Monday, March 2, 2009

Cancer and Women Who Drink: A Flawed Study?

Taking a second look at the numbers.

Last week’s front page Washington Post story on the increased risk of cancer among women who drink shed more heat than light on the underlying conundrum: Are a few drinks good for you, or aren’t they?

A British study involving almost one and a quarter million women—a huge survey by any standards—found that just one drink of alcohol per day increased the statistical risk of contracting cancer. According to the Post story by Rob Stein, as little as 10 grams of alcohol a day elevated women’s risk for cancer of the breast, liver, and rectum in particular. “Based on the findings, the researchers estimated that about 5 percent of all cancers diagnosed in women each year in the United States are the result of low to moderate alcohol consumption,” the Post reported. “Most are breast cancers, with drinking accounting for 11 percent of cases—about 20,000 extra cases each year—the researchers estimated.”

But wait a minute. Wasn’t it just yesterday that researchers were confirming and reconfirming that a couple of drinks a day was good for your heart? Presumably, this included women’s hearts as well. What’s going on?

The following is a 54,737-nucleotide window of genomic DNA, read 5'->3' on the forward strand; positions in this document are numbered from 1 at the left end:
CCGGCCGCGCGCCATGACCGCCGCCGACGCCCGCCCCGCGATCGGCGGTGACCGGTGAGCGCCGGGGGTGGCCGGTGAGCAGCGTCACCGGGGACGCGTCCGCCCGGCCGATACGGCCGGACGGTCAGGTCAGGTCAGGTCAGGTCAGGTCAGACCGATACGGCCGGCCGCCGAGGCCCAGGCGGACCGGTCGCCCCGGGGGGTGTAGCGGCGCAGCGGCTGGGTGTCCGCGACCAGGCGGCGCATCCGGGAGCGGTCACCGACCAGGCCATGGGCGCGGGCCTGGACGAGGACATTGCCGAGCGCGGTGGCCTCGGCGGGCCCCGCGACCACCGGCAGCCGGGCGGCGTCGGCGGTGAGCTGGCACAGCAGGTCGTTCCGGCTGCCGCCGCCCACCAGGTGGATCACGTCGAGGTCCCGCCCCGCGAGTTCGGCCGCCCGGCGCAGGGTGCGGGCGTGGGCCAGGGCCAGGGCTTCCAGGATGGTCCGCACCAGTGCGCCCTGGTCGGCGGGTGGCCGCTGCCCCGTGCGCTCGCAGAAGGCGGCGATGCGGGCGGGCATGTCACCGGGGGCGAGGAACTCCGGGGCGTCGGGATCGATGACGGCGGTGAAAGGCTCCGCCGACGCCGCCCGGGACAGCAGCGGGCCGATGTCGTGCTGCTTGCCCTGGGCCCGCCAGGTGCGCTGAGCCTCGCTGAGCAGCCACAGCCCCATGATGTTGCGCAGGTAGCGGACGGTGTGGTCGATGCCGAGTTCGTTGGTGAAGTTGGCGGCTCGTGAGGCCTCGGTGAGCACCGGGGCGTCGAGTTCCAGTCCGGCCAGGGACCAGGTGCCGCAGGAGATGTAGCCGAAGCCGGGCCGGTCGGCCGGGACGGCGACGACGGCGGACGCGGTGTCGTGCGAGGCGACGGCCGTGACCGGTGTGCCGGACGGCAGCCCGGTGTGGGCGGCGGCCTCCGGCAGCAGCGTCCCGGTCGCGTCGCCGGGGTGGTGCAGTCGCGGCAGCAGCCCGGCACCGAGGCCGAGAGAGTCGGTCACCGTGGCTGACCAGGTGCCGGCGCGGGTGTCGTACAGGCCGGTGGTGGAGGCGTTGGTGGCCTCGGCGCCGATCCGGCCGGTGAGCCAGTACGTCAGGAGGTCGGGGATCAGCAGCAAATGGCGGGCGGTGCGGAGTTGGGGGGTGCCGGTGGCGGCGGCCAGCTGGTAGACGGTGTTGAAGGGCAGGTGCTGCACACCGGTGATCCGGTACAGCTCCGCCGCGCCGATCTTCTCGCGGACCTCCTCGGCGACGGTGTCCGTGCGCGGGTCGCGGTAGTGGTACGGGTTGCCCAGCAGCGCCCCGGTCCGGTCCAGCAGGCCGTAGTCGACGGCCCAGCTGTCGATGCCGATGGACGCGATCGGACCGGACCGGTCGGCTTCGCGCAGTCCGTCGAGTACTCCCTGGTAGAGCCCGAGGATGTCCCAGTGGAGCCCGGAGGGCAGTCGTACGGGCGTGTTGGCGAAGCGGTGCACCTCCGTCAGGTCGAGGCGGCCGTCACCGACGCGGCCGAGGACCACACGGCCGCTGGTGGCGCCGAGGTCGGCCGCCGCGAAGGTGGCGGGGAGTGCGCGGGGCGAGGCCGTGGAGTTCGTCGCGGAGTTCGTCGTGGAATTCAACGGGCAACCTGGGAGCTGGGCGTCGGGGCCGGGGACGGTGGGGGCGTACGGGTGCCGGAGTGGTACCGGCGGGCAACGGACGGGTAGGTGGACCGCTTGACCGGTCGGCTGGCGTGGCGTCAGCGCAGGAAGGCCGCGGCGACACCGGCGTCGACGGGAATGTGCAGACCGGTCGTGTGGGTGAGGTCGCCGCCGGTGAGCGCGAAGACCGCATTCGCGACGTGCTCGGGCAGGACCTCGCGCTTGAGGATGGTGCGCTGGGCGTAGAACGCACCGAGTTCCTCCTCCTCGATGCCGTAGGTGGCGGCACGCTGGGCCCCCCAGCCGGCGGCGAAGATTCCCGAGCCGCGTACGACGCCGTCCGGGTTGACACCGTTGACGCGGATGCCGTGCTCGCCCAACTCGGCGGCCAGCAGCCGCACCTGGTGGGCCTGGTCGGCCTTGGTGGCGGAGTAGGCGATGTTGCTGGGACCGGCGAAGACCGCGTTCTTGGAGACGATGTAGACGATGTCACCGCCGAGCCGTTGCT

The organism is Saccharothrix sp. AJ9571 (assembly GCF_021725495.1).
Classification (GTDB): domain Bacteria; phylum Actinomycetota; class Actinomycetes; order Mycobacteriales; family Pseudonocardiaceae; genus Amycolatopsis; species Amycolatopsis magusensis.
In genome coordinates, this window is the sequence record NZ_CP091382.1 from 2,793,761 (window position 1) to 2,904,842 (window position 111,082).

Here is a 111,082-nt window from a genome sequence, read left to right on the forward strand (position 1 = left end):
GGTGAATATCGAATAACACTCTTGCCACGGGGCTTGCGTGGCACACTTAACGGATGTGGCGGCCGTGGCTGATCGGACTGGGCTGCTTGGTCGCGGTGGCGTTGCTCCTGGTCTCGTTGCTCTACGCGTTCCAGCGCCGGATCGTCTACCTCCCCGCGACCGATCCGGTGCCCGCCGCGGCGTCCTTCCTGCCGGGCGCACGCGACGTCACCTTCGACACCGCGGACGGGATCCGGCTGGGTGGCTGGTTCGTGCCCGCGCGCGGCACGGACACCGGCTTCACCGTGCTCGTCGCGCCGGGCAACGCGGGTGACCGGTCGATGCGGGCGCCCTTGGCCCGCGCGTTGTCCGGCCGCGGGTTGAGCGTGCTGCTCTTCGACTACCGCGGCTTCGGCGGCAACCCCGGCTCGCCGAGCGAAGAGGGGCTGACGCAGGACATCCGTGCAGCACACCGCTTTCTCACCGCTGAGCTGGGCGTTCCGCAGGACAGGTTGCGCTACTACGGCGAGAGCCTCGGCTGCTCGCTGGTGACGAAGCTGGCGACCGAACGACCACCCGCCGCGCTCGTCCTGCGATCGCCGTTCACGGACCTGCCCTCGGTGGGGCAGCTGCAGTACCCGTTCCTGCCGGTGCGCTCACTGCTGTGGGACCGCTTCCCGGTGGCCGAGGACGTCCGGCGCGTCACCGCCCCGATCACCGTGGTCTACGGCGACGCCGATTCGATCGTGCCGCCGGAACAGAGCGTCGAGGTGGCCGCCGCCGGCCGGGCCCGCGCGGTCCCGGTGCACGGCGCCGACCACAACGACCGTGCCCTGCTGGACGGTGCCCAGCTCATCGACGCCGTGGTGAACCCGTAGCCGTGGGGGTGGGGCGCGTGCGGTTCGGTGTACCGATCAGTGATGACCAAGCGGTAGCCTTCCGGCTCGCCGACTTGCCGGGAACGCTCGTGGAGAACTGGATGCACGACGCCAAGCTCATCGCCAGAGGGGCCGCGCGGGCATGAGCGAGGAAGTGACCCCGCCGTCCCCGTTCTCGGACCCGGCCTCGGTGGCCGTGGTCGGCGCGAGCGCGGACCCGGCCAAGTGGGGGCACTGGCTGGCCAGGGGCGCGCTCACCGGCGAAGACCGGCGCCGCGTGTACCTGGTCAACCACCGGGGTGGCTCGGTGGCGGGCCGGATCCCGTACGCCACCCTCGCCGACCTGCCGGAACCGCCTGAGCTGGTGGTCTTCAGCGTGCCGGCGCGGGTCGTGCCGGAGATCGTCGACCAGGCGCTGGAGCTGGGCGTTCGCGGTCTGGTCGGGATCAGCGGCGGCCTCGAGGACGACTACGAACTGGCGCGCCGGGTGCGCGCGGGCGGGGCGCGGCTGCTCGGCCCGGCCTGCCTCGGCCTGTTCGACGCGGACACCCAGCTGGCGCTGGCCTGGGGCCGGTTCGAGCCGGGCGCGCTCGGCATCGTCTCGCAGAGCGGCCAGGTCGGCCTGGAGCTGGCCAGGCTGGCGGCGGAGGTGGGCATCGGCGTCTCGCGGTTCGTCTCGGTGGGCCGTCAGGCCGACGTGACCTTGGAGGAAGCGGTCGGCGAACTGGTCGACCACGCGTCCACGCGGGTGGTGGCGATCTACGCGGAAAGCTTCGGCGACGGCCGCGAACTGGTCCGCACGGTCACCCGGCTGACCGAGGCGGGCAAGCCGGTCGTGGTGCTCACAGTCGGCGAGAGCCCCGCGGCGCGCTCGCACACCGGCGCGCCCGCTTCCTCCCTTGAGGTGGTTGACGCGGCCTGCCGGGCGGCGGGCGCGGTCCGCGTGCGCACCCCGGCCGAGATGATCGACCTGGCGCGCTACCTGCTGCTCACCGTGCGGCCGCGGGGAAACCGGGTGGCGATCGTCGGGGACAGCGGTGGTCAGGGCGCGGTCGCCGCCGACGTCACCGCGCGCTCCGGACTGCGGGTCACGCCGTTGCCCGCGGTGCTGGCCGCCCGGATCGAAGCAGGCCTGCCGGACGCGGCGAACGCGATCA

For starters, the conclusions of the study itself, published in the Journal of the National Cancer Institute, have some problems. In an article entitled, “Women: How Bad is a Regular Nip?” Janet Raloff writes in the Web edition of Science News that female participants were queried only about weekly alcohol consumption. To arrive at figures for daily intake, the researchers divided by seven. “However,” writes Raloff, “if someone averages seven drinks a week, those beverages might have been downed on weekends only—leading to consumption of three or more drinks at a sitting. That would be bad even for the heart. Also, in the long haul, for anyone’s liver.” Unless we know about daily drinking, the study “only offers fodder for speculation.”

There are other problems. As it turns out, nondrinkers have an elevated risk for certain kinds of cancers. Study author Naomi Allen and coworkers at the University of Oxford write that alcohol apparently confers some sort of protective effect when it comes to cancers of the pharynx, esophagus, stomach, cervix, and other sites.

In addition, Raloff, points out, “There’s the impact of smoking.” Some of the alcohol-linked cases of cancer in women—esophagus, liver, and larynx, for example—increased only among those women in the study who also smoked.

Specifically, Raloff recommends that women with a genetic predisposition for breast cancer might decide that “no alcohol is the best policy.” And for people at low risk for heart disease, it’s difficult to justify drinking because it’s good for your heart. However, “study after study has offered quantitative evidence that middle-age and older adults who take a regular nip—like that proverbial glass of sherry after dinner or at bedtime—suffer less heart disease and diabetes than teetotalers or people who consume more than two drinks a day.”

And that, at present, is where the matter still stands. As Raloff sensibly concludes, “Let’s not scare people with incomplete data. There will be plenty of time to hammer home a call for temperance if and when stronger data emerge.”

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